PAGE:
ICS Security Progress Masked by Vulnerability Reports

(This article was originally published on the Findings From the Field blog.)

I just finished looking through two government reports from earlier this year on cyber security vulnerabilities: the DHS Control Systems Security Program (CSSP) Common Cyber Security Vulnerabilities Observed in DHS Industrial Control Systems Assessments and the Idaho National Laboratories (INL) National Security Test Bed (NTSB) Assessments Summary Report: Common Industrial Control System Cyber Security Weaknesses. The reports have a lot of similarities and are useful, to a degree. A casual reading of the reports however, suggests that we've made no progress in securing important control systems. This is incorrect - much progress has been made. What we really need to measure ICS security progress is not lists of high-priority vulnerabilities, but rather reports quantifying deviations from best practices and defense-in-depth postures.


Review of Digital Bond Podcast - Ralph Langner Stuxnet Interview

(This article was originally published on the Findings From the Field blog.)

I spent an hour yesterday listening to Dale Peterson's podcast with Ralph Langner about the Stuxnet worm. I've complained in the past that Ralph jumps to conclusions and that his terminology tends to lead others to jump as well. So I was surprised to find the podcast to be a thoughtful discussion of issues surrounding the worm. I still differ with Ralph on several topics, especially speculation as to who will author the next advanced threat targeting control systems. Overall though, the podcast really is worth listening to, especially so for people considering where Stuxnet fits in their risk models. Details follow...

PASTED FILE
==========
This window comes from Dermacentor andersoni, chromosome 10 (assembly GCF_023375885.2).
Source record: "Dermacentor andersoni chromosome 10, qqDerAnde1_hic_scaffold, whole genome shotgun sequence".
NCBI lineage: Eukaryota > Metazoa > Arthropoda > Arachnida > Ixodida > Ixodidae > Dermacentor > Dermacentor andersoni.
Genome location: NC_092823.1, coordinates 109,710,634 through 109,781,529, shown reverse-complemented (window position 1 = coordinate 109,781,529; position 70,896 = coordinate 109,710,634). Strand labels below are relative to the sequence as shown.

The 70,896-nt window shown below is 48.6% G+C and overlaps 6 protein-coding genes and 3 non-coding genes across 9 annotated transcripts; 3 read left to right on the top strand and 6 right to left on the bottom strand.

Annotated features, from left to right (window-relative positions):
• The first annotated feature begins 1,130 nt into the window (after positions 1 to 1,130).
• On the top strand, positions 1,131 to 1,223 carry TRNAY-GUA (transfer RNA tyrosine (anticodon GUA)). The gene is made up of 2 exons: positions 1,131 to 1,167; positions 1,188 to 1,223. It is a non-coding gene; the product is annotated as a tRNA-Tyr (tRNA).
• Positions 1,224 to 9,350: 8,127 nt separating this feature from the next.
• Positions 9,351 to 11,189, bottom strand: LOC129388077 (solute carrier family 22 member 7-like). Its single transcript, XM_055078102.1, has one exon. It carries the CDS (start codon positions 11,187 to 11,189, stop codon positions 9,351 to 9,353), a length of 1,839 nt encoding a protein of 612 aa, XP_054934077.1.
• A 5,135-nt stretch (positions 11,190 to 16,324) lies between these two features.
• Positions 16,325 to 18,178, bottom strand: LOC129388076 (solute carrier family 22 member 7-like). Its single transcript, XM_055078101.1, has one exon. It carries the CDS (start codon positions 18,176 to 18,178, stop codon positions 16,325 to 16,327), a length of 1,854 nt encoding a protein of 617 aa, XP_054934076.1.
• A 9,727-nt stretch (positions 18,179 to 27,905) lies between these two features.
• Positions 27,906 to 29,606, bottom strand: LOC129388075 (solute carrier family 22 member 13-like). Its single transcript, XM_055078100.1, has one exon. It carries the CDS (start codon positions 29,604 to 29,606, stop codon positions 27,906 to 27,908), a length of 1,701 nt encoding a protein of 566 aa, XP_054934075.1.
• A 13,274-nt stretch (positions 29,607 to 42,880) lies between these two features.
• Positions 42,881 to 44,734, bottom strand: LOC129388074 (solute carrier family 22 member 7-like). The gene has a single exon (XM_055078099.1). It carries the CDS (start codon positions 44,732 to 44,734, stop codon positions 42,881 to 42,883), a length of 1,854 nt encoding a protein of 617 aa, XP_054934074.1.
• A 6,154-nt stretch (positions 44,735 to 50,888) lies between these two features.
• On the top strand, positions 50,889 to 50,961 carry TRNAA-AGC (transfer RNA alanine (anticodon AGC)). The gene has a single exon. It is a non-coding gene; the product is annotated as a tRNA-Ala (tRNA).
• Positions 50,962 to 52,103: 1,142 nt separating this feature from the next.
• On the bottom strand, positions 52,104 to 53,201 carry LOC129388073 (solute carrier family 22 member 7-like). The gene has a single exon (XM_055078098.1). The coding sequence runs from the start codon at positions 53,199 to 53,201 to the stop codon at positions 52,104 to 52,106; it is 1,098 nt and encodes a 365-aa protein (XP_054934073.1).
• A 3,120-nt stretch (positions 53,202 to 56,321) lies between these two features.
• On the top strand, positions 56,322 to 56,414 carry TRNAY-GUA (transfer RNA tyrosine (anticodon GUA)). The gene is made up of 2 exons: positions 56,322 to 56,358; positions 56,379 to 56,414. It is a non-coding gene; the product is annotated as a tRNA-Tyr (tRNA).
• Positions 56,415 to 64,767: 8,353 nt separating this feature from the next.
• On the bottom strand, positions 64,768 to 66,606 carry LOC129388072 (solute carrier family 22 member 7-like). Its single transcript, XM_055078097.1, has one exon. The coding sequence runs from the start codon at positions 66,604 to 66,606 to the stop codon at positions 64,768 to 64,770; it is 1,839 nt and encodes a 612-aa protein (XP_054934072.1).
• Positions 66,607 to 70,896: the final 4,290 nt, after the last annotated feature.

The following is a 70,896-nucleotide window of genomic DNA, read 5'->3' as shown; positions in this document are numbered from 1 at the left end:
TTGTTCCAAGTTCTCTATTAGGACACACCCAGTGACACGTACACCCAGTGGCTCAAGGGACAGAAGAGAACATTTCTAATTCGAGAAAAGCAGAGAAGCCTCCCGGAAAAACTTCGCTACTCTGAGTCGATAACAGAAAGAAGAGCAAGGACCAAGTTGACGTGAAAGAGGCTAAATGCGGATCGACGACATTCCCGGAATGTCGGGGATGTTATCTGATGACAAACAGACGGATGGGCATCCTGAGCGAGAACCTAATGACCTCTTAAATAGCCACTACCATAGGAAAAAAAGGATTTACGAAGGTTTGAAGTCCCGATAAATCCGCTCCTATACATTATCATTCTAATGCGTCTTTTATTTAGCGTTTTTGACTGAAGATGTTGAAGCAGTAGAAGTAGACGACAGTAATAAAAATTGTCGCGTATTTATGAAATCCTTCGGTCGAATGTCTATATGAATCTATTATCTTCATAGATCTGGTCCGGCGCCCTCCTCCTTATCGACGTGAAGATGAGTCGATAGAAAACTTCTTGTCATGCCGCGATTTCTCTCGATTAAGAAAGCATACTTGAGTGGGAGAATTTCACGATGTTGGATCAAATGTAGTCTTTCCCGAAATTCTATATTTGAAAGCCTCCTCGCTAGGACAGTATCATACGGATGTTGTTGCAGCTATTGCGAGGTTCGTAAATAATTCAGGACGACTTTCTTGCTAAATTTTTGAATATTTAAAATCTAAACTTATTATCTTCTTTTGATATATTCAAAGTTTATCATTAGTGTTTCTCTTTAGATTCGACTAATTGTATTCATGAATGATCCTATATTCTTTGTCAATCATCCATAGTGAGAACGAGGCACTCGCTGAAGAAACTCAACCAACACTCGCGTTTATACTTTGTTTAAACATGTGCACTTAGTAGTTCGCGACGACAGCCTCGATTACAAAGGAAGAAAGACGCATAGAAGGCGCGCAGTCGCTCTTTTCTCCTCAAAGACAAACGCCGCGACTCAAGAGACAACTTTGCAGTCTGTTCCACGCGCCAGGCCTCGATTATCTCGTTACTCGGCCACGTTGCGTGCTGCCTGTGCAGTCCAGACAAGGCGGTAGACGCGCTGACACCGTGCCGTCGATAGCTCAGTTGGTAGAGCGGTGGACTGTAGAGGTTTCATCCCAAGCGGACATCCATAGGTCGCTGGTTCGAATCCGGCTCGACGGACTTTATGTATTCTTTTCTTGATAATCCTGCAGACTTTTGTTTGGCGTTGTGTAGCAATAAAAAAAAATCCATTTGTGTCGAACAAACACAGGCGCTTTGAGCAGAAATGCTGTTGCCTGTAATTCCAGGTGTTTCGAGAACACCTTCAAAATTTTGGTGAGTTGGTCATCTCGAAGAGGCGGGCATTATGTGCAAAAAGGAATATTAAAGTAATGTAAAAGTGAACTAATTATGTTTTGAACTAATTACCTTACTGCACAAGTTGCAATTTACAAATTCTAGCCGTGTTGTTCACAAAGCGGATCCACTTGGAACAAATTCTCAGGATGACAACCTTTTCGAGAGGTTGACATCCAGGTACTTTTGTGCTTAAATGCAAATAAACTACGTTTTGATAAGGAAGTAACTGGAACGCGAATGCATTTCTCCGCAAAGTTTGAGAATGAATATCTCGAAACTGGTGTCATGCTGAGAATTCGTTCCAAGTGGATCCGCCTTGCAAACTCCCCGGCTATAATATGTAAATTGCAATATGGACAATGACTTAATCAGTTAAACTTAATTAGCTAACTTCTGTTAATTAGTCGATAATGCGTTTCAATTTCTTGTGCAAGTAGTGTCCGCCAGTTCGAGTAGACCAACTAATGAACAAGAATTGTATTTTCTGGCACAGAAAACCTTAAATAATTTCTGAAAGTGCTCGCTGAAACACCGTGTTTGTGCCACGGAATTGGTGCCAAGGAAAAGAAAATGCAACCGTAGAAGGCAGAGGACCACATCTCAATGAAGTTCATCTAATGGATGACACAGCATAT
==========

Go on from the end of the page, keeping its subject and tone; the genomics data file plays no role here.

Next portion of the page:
Gartner: Security Lessons Learned from Stuxnet

(This article was originally published on the Findings From the Field blog.)

I had opportunity to read the Gartner Security Lessons Learned from Stuxnet research note a few days ago. The note was encouraging in one sense: Gartner has a lot of influence with corporate decision-makers and it is good to see them covering control system and operations issues. The bulk of the note was useful – advice to take operations security more seriously, to put strong operations security programs in place and so on. But in the end, none of the “lessons learned” seemed drawn from the Stuxnet worm. The lessons seemed drawn from run-of-the-mill botnet threats that most businesses face every day, rather than from recent targeted threats, or the worm many describe as “the most sophisticated malware ever.”


Security Basics: Secure Application Design

(This article was originally published on the Findings From the Field blog.)

Siemens received a lot of criticism when people learned that the Stuxnet worm used a hard-coded password to access WinCC databases remotely and compromise them. Some of the criticism was justified, and some was not. In this posting we explore what a secure application looks like, especially control system type applications with intensive server/server communications, and requirements for unattended reboot.